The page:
“No. I don’t think I’m up to it at the moment.” Cindy replied. She gave an understanding nod.
“I’ve been thinking. I looked at your grandmother’s farm a few weeks ago. It’s in a rather terrible state of disrepair. It’s an impossible task for just one woman, in my opinion. I’ve got some free time at the moment. I can help you get it ready. I mean you’re going to have to rebuild the barn, and the homestead will need some serious repairs, so you’re going to need at least one other person to help you.” Jess said looking up at Cindy and smiling. Cindy warmly smiled back at her and then went back to the kitchen to grab another cup of coffee.
“So you’ve come back to Lawrence then?” Jess asked as she aimed the cue ball at the number seven.
“Yup. I’m here to stay it seems.” Melissa replied as she watched the number seven ball go straight into the right corner pocket. Jess walked around the table to aim the next shot.
“You seen Cindy lately?” Jess inquired.
“Not for a while. I saw her a lot in my first two years at College, but after that I lost touch with her. I was in a relationship after that and didn’t give her much thought, to be honest.”
“So how did that go?” Jess asked as she hit the number one ball go into the side pocket.
“The relationship? It was good until my partner suddenly broke up with me for no reason after we had been living together for several years. She never said why.” Jess made a face after hearing Melissa’s news.
“That’s too bad.” Jess replied as she hit the number three ball into another corner pocket.
“What about you? Have you heard from Cindy lately?” Melissa asked, wondering if her holding the cue stick was merely for decoration as she watched the number four ball go into another pocket. Jess was on the black now.
“No, we lost touch as well. She went to college and we got more distant as time went on. The last time I saw her was when her grandma died. She came back to Lawrence for the funeral, but then was gone again before I had a chance to see her again.” Jess told her.
“I passed by her Grandmother’s farm a few days ago. It’s all overgrown now.” Melissa commented.
“I know. Cindy’s father still inherited the farm after all he had done. He’s chosen to let it sit there and fall into ruin. Pity, as it’s good land there.” Jess struck the cue ball and the black went into the side pocket. “Loser buys the next round of beers.”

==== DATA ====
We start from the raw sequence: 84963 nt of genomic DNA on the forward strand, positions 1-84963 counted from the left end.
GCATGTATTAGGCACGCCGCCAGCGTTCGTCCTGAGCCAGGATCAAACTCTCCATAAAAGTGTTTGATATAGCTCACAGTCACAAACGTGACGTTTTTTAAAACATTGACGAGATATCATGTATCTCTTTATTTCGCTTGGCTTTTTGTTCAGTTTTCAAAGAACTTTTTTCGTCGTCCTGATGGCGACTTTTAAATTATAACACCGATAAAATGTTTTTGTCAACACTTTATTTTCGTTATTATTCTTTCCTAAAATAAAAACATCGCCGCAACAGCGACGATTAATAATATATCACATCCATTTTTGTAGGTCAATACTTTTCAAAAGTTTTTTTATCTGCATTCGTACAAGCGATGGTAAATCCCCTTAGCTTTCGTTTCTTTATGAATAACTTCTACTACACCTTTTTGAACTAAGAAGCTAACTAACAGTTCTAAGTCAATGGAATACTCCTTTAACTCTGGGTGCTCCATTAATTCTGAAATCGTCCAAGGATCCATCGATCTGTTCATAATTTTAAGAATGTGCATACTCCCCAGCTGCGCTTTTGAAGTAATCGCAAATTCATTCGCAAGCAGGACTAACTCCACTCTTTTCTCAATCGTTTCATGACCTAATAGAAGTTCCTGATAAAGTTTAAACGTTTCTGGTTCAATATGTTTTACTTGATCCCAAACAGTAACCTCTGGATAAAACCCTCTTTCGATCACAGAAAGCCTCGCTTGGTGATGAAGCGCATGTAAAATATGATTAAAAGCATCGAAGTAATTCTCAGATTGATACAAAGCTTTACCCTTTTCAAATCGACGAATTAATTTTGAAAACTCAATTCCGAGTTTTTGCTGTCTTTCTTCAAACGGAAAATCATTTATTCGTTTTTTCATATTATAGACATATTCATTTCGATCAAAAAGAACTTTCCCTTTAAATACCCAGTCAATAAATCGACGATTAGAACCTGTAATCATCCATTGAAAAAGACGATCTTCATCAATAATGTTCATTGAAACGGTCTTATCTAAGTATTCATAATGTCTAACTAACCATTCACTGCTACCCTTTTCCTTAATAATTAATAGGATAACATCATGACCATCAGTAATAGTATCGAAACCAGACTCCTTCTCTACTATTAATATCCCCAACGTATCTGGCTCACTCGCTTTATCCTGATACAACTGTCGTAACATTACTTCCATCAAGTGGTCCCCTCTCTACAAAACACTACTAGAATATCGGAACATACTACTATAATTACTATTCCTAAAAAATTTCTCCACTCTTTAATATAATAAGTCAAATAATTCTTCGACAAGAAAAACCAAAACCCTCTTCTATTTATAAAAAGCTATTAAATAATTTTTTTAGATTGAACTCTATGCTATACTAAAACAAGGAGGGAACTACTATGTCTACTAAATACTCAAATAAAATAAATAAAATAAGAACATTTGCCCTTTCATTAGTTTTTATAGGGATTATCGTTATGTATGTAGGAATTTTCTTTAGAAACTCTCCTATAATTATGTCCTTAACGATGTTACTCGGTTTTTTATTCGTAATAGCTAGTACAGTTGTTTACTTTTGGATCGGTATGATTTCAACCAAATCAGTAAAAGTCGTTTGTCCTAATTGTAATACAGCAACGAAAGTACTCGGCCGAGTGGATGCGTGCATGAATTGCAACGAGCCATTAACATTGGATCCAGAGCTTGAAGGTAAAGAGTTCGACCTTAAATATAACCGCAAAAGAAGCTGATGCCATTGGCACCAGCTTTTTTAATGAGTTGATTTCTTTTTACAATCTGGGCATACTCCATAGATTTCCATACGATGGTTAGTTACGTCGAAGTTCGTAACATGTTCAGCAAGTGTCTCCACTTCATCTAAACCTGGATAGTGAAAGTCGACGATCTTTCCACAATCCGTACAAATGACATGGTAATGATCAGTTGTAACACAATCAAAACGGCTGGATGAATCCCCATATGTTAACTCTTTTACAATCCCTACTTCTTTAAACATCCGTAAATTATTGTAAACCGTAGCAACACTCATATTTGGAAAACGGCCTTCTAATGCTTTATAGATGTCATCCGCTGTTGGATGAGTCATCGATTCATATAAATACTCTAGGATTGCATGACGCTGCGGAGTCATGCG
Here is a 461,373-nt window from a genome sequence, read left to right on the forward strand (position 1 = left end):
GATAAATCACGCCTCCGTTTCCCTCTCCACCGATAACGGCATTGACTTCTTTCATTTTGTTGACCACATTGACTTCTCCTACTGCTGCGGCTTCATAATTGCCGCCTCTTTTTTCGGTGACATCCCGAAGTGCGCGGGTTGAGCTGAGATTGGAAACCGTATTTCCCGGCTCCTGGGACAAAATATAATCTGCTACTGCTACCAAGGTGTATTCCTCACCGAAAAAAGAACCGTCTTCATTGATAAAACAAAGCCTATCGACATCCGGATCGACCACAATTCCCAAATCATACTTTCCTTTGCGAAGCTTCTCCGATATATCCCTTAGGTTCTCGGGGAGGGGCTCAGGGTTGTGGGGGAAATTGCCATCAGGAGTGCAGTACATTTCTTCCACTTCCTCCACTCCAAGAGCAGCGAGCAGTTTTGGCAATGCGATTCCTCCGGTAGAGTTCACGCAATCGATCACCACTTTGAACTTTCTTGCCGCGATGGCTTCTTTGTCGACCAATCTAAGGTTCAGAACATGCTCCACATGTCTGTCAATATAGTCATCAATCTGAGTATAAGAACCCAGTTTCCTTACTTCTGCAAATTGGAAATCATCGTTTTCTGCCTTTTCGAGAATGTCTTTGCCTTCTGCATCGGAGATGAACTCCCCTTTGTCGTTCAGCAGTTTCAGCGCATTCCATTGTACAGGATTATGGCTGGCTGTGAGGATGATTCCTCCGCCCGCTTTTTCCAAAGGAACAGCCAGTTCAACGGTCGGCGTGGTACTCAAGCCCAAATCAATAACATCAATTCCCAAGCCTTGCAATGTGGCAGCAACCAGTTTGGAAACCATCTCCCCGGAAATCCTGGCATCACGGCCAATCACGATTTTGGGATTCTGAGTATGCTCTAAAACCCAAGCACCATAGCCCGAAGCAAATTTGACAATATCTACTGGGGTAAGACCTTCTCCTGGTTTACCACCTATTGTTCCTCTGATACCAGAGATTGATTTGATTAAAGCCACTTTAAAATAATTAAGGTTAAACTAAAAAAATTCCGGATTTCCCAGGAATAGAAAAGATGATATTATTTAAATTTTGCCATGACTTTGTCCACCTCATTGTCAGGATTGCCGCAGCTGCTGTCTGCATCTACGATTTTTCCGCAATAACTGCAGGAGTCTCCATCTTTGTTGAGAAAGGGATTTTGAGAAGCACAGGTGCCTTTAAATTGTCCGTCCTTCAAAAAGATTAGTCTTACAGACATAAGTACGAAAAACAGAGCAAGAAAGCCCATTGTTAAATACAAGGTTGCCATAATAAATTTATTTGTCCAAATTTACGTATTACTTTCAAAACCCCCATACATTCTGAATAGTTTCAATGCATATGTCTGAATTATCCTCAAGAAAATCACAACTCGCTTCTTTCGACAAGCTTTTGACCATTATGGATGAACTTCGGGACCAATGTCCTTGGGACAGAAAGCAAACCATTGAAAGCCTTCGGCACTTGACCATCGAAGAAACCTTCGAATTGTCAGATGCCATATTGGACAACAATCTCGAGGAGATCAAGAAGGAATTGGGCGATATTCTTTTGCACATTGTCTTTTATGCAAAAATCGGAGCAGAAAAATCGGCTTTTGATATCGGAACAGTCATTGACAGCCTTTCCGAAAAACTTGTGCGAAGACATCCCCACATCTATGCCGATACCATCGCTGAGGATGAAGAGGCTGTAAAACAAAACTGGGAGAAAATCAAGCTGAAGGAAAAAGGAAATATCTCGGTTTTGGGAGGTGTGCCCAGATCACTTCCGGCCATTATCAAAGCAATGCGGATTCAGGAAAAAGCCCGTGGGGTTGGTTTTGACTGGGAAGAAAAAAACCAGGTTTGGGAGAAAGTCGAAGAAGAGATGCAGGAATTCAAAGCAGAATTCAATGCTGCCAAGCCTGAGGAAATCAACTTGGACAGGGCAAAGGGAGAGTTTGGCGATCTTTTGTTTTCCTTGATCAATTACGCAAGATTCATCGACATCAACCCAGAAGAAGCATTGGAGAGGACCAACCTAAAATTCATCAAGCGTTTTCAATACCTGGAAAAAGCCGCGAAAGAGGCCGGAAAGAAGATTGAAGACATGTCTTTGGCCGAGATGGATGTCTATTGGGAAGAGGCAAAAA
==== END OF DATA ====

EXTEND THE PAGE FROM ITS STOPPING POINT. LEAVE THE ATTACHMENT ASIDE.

“Yup.” said Melissa as she headed for the bar. “If we play again, could I get at least one shot?” Jess watched Melissa go. She thought Melissa was looking rather hot these days with her long brown hair and tight jeans…
After they finished playing pool, Jess offered to drive Melissa home, but ended up driving Melissa back to her own place instead. There they ended up drinking some more and then fell into one another’s arms and started kissing…
Later in the night Jess woke with Melissa’s arms around her. She carefully got out of bed without waking her. She looked down at her sleeping form. She liked Melissa, but she did not love her, not in the way she loved Cindy. Jess also sensed that Melissa had some dark journey of her own to make that she could not be a part of. Tomorrow morning she would drive Melissa home, and would leave it at that.
Jess looked out a window. Everything was still. After all that had happened, she was still waiting for Cindy. To her, it seemed like everything here was waiting for Cindy to return, including the land itself. All she could do was wait.
It was Lawrence High School’s Graduation Day. The ceremony was over, and Jess, Cindy, and Melissa stood together still wearing their gowns and caps and holding onto their diplomas. Cindy’s grandma had come to the event, but not her parents.
“Is there a party anywhere tonight?” Jess asked.
“Yeah I think Fuzz is holding one at his place. Or we could go hang out with Tony.” Cindy replied. Jess rolled her eyes.
“You mean hang out at his parent’s mansion?”
“At least there’ll be plenty to drink, and really great food there!” Melissa suggested. “I think Tony plans to party all summer, before we head to college.”
“It would be nice to have that option.” Cindy replied.
“You still heading to college?” Melissa asked.
“Yup.” Cindy replied.
“What? I thought you were staying here.” Jess said with surprise.
“No. What made you think that? You know I want to be a writer.” Cindy answered.
“But that means I’ll be here on my own.” Jess complained.
“Then why don’t you come to college with us?” Cindy asked.
“You know my parents are expecting me to help out on the farm now school’s done. I thought you were going to stay here with me.”
“I’m sorry, but I changed my mind. I won’t be far away. I’m sure I can come back during breaks. Other couples manage to survive long distance.”
“But it won’t be the same.” Jess replied. “Do you really want to go the city where you don’t know anyone?”
“Melissa will be there.” Cindy told her. “And others.”
“Yep totally!” Melissa replied.
“Well I hope you all have fun together!” Jess shot back as she stormed off.
“Jess wait!” Cindy called out to her, but Jess got into her pickup and drove off.
“Don’t worry, she’ll get over it.” Melissa told her as she put her hand on Cindy’s shoulder. Cindy wasn’t so sure…
This is another young Jess and Cindy story, and probably the last, though there will be new stories following this one set some years later….